In this article, we’ll unpack CRM systems and explore how you can make a success of your investment with a winning customer relationship management strategy.
What are the benefits of CRM?
Increased sales and satisfied customers are obvious benefits of using a CRM. One study found that companies that use a CRM system report an average return on their investment of $8.71 for each dollar spent.
With a central view of your customers and leads, you can:
- Discover more sales opportunities,
- Send effective marketing messaging to leads, and
- Resolve customer problems faster.
Here are the top 10 benefits small and medium-sized businesses can realise when using a CRM system:
Reliable customer information
Within a CRM system, all your employees can find detailed information about your existing customers and leads. This includes contact details, information about their businesses, and details about previous calls and email exchanges.
Open data for all employees
In many organisations, information about customers is stored in the heads of key staff or in files that only people in one department can access. This makes it impossible for other employees to know what’s going on. A CRM makes this information available to everyone.
View interactions from all channels
Today’s customers make contact through a huge range of channels, or contact points, like telephone, email, or social media. A CRM gives you a central place where employees can get an overview of all interactions, regardless of channel.
Save repetition for customers
A big frustration for customers is being asked to repeat information to different service reps. As a CRM stores all information from previous interactions in a central place, this problem disappears.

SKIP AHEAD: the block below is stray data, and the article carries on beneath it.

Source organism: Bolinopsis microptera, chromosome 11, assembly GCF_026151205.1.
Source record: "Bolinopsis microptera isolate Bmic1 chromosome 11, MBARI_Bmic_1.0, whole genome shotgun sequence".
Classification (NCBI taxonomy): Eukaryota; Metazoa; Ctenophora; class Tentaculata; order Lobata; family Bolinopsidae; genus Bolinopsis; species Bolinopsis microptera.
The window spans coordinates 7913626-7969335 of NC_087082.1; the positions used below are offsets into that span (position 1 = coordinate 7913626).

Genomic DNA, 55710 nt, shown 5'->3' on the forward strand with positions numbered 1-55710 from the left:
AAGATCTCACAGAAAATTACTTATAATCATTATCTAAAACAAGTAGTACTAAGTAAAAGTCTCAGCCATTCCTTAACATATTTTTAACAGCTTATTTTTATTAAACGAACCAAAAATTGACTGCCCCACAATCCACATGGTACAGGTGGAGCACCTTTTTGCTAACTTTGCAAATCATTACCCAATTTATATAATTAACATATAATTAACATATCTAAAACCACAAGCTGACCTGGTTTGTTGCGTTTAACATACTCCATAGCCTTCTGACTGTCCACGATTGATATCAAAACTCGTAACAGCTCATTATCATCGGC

Understand problems in your pipeline
A CRM gives you a full view of all marketing communications sent to clients. It can track how customers move down the pipeline, how they interact with salespeople, and how long it takes to close deals. With CRM analytics, you can pinpoint problems in your pipeline and change your strategy.
A customisable CRM can be designed to automate various stages of the customer lifecycle, like triggering automatic reminder emails to clients when a subscription is about to expire, or reminding your sales team to follow up.
Identify and categorise leads
One of the most important CRM concepts is the ability to categorise leads. A CRM can automatically flag warm leads. For example, if someone on your mailing list is frequently opening marketing emails or downloading brochures from your website, your sales teams can tailor messaging to that customer, based on his or her level of engagement.
Data-driven view of your pipeline
With CRM analytics, your sales and marketing decisions are not made on gut feeling. Rather, they’re based on concrete data that helps you decide the best approach.
Always up to date with mobile
Your sales staff specialise in visiting – or calling – customers and closing deals. A mobile CRM lets them record the outcome of their meetings in real time.